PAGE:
Older adults offer leadership and experience, yet are often overlooked in the hiring process with HR instead focusing on millennials. That's according to Ben Eatwell, CMO at Weploy.
Eatwell added that this is often out of a desire to “nurture the next generation of talent”, but also the satisfaction out of having a major impact on these younger minds.
“What is surprising is how early on in your career age bias starts to become a factor - research shows it can harm your job chances with ‘hireability’ decreasing 8% each year after the age of 35,” he said.
“That’s quite a long way from retirement! We know diversity positively impacts innovation, culture and profits, but often age diversity has less focus.”
Eatwell said there are many advantages to employing older adults, particularly in positions where experience and leadership are needed. However, this doesn’t seem to be translating into more opportunities for older Australians.
“I think this has to do with trying to fit workers into traditional organisational structures – by exploring more agile, networked and outcome-oriented structures it can not only improve diversity but also productivity.”
Eatwell offers a few tips for HR professionals who want to boost the number of older Australians amongst their staff.
The starting point should always be a “thorough assessment of the recruitment process” to identify and mitigate where age discrimination could arise.
“One of the key traits we assess is learning agility – in a nutshell, the ability to pick new ideas up quickly,” he said.
“Research suggests that although you can make small improvements to your learning agility, it is more or less fixed and is not dependent on age.”
Consequently, choosing candidates based on learning agility can help add some objectivity to the hiring process.
From there it’s about developing a culture of lifelong learning. Mature employees have a huge amount of experience to share which can be “leveraged to increase overall productivity and morale”.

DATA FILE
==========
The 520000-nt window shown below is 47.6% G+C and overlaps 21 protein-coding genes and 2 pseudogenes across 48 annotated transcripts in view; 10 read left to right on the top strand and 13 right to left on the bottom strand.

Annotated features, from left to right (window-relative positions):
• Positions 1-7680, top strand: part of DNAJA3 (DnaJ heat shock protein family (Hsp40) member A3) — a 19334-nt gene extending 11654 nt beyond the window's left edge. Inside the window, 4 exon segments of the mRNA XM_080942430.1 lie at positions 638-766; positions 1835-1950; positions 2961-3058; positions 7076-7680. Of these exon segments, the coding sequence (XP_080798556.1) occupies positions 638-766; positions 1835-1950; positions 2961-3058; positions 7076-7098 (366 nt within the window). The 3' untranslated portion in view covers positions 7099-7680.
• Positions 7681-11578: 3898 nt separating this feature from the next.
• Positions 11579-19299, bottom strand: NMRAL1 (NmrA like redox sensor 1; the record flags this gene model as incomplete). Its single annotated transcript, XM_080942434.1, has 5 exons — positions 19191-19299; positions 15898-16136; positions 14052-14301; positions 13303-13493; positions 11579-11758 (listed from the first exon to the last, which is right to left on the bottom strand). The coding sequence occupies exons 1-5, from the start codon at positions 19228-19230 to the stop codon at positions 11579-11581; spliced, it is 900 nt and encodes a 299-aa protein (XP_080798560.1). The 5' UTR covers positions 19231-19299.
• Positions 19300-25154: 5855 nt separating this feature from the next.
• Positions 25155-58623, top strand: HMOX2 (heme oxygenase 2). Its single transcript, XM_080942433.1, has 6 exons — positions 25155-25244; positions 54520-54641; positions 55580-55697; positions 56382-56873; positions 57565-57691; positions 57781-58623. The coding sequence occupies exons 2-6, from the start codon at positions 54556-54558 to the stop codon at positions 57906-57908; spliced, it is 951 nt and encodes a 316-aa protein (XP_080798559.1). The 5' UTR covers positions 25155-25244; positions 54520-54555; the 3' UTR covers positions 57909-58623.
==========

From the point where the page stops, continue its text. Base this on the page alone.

“Also I’ve seen reverse mentoring work very well, reducing knowledge gaps with both younger and more mature workers, as well as improving organisational culture.”
So what is lost by having nobody senior around?
“Often it’s the times of crisis when calm is needed, or when team morale is affected by a failed project, that age diverse workforces show critical value,” said Eatwell.
“We do a lot of ‘learning by doing’ and that includes what to do when things do not go according to plan.”
Eatwell added that leadership is a quality that is not tied to age, but the “reassurance of someone who has seen a crisis and worked through it to tell the tale” can be invaluable in making sure the right work gets done in these high-pressure moments.
Sometimes, the only senior person on a project is the boss, and employees are reluctant to confess an error that can lead to disaster if unaddressed, he added.
“Having a senior member of the workforce who can act as that neutral-confidant, and know what to do with the information, has considerable value.”
Employees from diverse ages have different experiences, perceptions and approaches when it comes to things like problem-solving, decision making and task handling, he said.
“They can also use various strategies – starting from the way they think, plan and execute tasks, which can influence operations in a more subtle, but still valuable way.”
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